Chance fracture

Last revised by Dr Yuranga Weerakkody on 18 Aug 2021

Chance fractures also referred to as seatbelt fractures, are flexion-distraction type injuries of the spine that extend to involve all three spinal columns. These are unstable injuries and have a high association with intra-abdominal injuries.

They tend to occur from a flexion injury of the vertebral body and distraction type injury of the posterior elements 1. Typically the flexion fulcrum occurs anterior to the abdomen. The most shared history is that of a back seat passenger restrained by a lap seatbelt (without shoulder strap) and involved in a motor vehicle accident or that of a person who has fallen from a height. The anterior and middle columns fail in compression, and the posterior column fails in distraction.

This fracture most commonly occurs about the upper lumbar spine (with the thoracolumbar junction accounting for ~50% of cases 3), but it may be observed in the mid lumbar region in children.

There is a high incidence of associated intra-abdominal injuries (especially the pancreas and duodenum) that can result in increased morbidity and mortality. Associated intra-abdominal injuries appear to be more common in the pediatric age group with an incidence approaching 50%.

If unrecognised, Chance injuries may result in progressive kyphosis with resulting pain and deformity.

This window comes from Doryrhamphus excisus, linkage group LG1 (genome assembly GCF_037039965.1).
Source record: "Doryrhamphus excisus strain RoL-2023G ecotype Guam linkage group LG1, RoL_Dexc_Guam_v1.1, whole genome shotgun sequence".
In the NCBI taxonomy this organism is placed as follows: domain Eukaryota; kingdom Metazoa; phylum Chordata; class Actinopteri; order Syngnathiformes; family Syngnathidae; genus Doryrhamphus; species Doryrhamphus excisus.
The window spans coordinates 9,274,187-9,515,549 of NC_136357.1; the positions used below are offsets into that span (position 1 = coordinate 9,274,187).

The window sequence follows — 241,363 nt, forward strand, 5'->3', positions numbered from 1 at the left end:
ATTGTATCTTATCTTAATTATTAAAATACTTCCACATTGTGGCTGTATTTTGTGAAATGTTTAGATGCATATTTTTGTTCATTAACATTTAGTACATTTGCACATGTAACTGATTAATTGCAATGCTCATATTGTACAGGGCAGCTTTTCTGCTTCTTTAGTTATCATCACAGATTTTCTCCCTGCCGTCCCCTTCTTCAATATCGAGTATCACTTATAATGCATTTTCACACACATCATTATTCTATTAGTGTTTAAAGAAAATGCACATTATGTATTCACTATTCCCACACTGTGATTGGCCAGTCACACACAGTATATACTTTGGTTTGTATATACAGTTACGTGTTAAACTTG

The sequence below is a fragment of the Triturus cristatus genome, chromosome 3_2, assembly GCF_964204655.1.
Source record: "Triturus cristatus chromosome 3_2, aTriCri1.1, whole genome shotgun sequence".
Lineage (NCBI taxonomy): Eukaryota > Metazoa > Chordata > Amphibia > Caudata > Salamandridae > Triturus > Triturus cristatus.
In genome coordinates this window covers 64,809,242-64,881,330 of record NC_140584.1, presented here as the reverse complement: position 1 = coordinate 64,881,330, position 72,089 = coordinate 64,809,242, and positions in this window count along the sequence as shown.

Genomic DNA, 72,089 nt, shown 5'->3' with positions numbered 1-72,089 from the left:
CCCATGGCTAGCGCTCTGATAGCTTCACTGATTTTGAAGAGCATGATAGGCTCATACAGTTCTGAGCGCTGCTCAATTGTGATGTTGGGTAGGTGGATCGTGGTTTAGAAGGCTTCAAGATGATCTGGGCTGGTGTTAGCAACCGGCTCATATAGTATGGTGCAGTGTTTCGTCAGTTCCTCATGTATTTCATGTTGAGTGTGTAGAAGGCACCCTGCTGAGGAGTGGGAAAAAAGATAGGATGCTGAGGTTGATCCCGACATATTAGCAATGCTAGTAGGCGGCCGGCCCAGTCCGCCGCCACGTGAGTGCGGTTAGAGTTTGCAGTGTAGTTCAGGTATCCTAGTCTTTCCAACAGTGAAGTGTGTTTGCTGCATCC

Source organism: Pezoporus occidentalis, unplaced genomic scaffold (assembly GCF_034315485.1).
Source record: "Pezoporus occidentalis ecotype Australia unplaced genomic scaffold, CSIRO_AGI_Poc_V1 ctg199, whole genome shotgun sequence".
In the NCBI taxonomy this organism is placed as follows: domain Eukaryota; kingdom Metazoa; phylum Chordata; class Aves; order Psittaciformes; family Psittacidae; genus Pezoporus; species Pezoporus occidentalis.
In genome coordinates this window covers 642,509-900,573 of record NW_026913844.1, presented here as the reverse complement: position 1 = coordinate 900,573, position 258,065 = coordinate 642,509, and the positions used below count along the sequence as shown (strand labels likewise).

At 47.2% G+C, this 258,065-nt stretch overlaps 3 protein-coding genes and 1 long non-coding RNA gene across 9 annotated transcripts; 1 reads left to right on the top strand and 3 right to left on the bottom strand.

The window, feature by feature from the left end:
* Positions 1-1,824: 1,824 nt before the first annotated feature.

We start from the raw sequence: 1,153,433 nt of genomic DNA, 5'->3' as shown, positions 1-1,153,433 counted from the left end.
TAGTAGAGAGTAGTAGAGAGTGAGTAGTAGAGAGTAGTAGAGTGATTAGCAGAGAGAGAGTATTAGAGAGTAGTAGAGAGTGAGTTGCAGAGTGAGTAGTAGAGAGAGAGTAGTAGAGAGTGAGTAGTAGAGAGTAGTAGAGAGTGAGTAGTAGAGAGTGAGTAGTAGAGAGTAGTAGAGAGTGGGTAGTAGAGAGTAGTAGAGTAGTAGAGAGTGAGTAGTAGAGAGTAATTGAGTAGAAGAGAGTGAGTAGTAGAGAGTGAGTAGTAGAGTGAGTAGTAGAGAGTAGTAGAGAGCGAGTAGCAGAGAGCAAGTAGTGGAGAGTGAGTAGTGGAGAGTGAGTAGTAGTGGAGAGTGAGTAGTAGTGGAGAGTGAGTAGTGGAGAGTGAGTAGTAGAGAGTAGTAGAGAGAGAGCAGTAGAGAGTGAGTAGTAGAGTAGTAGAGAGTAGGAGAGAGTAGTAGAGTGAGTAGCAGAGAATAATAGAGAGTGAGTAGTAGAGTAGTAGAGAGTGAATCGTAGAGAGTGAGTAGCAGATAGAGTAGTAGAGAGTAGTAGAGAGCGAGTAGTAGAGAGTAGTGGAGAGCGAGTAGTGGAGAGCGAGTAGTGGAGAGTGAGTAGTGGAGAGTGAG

Anterior wedge fracture of the vertebral body with a horizontal fracture through posterior elements or distraction of facet joints and spinous processes.

  • more accurately delineates fracture details
  • useful to assess for ligamentous injury and cord injury 

Treatment is broadly classified into non-surgical management with a stabilizing brace or orthotic or surgical management, usually by posterior fusion +/- anterior fusion. 

Non-surgical management may be suitable for patients with no neurological defects and stable posterior elements 5. It should be noted that patients managed non-operatively need long term follow-up to ensure they do not develop any kyphotic deformity.

Patients with any neurological deficit or unstable fracture patterns (damage to the posterior ligaments) will need surgical fixation to decompress the spinal cord and stabilize the fracture 5. If immobilization is impractical (large body habitus) or the patient has polytrauma, surgical management may also be indicated.

Chance fractures are named after George Quentin Chance, British radiologist, who first described it in 1948 2.

The differential diagnosis of chance fracture includes 6:

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Cases and figures

  • Case 1: at T12
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  • Case 2: at L1
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  • Case 3
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  • Case 4
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  • Case 5
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  • Case 6
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